At COP27, global and industry leaders have been focusing on methods to cooperate on action and implementation while dealing with a number of vital issues related to the climate crisis.
The Global South has contributed significantly less to climate change than the Global North, but its populations have been disproportionately affected by extreme weather events like droughts, floods, storms and heatwaves (all of which are made worse by climate change).
Between 2008 and 2018, two billion people in the Global South were at high risk from climate change according to the Intergovernmental Panel on Climate Change (IPCC).
To prevent the worst effects of climate change, governments in the Global South need dependable climate data – and this is where Microsoft’s “AI for Good” Research Laboratory comes into play.
Impakter spoke to the initiative’s chief scientist Juan Lavista Ferres. Here is what he told us about how Microsoft plans to develop its assistance to the Global South (the interview has been edited for clarity and brevity).
What is your role within the Microsoft AI for Good programme?
Juan Lavista Ferres: I lead the Microsoft programme and work with organisations around the world in multiple different areas. What we bring to the table is our artificial intelligence (AI) capabilities. There’s a big [data] gap, particularly in the nonprofit world. This is where our AI experts are working within the technology or financial sector. We assist with computer vision, machine learning expertise and work together to do a complete knowledge transfer to the organisation.
How does this programme help countries bridge the climate data gap in countries that are not equipped with the technology to do so?
J.L.F: We are currently running a project in India to help organisations with disaster response and preparation. The main problem they find is being prepared for a disaster – more than climate adaptation. We provide them with high-resolution satellite imagery [provided by Planet Labs] and analyse the material of the house, which is one of the best indicators that a house will be at risk of flooding. In case of flooding, disaster response will prioritise the most vulnerable.
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Once the data is acquired, what steps are taken to help governments or organisations to undertake changes in their community to adapt to their situation?
J.L.F: I think it depends on each project, every project is different. We have organisations working closely with the government or some who don’t at all. But for most projects, we publish a scientific paper as open source to make sure what we’re doing makes sense from a scientific point of view and is later peer-reviewed by other experts. Also, when other organisations want to use the databases, they can do so freely.
In Africa, there are many climate issues that are quite different from the average country you might work with. How does your team adapt to those circumstances?
J.L.F: Yes, we’ve worked with Africa in a few projects before, and found that there’s a huge data divide in the numbers of data scientists. By doing our own research, we found that for every data scientist or research scientist in Africa, there are 15 in the Global North. This is one of the main reasons we chose to invest even more in Africa, as part of that we created an AI Innovation Council in collaboration with the African Development Bank, African Risk Capacity, and African Climate Foundation, which will prioritise some of Africa’s most pressing issues and have the greatest impact we can.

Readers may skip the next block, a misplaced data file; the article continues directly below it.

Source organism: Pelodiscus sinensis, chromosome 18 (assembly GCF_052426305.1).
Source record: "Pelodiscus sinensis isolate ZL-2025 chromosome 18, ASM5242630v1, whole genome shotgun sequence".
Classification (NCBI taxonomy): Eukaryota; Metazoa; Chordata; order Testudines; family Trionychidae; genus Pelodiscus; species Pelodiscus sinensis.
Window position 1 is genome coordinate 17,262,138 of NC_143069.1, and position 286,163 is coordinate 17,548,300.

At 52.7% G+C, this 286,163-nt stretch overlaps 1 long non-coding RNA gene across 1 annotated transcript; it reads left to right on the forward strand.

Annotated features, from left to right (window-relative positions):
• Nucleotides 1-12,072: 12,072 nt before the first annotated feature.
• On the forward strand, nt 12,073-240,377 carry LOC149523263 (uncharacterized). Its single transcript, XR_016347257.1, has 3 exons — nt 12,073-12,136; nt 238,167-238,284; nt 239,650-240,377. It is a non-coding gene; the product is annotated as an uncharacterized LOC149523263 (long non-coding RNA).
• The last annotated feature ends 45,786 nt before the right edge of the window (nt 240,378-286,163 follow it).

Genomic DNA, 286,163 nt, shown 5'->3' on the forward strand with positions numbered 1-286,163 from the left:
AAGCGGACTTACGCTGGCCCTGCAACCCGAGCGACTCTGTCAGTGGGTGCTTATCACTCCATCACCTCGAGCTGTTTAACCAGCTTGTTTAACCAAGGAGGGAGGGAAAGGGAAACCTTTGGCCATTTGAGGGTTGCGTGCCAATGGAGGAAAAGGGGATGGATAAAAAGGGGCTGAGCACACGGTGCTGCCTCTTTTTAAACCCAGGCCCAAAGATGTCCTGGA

As you mentioned, there is a huge shortage of data scientists in Africa. Are you providing training to people in climate data analysing?
J.L.F: In collaboration with the Kenya Red Cross Society, PATH and Integrated Food Security Phase Classification (IPC), Microsoft has launched two data-collecting laboratories outside of the United States for the first time, in Nairobi, Kenya and Cairo, Egypt, to provide additional assistance and investment for African nations who need it the most.
How else does the programme help organisations to support each other and improve their climate data collection?
J.L.F: Because climate data problems require a significant amount of computing power, which most organisations don’t have, we offer usher grants where organisations have access to our “cloud” and technological infrastructure. We give these grants for free so that organisations have the proper infrastructure and ability to run the data process. We also help a lot with creating open datasets within Microsoft, which allows other organisations to access the data for their own problems.
How does this programme plan to aid the most vulnerable who are displaced in the system and left to fend for themselves?
J.L.F: That is exactly part of the reason why we partnered with organisations like Kenya Red Cross – these programmes they offer help organisations help the most affected individuals, like adolescents. We definitely live with a lot of challenges like climate and food security, so we help these organisations be more impactful.
What are some goals this programme aims to achieve?
J.L.F: We don’t have a set goal for the next 20-30 years but our main objective is to have the most impact we can in each country we choose to collaborate with by tackling the greatest climate challenges.
Editor’s Note: The opinions expressed here by the authors are their own, not those of Impakter.com — In the Featured Photo: Microsoft AI for Good booth at COP27. Featured Photo Credit: Shannon O’Shea/Microsoft.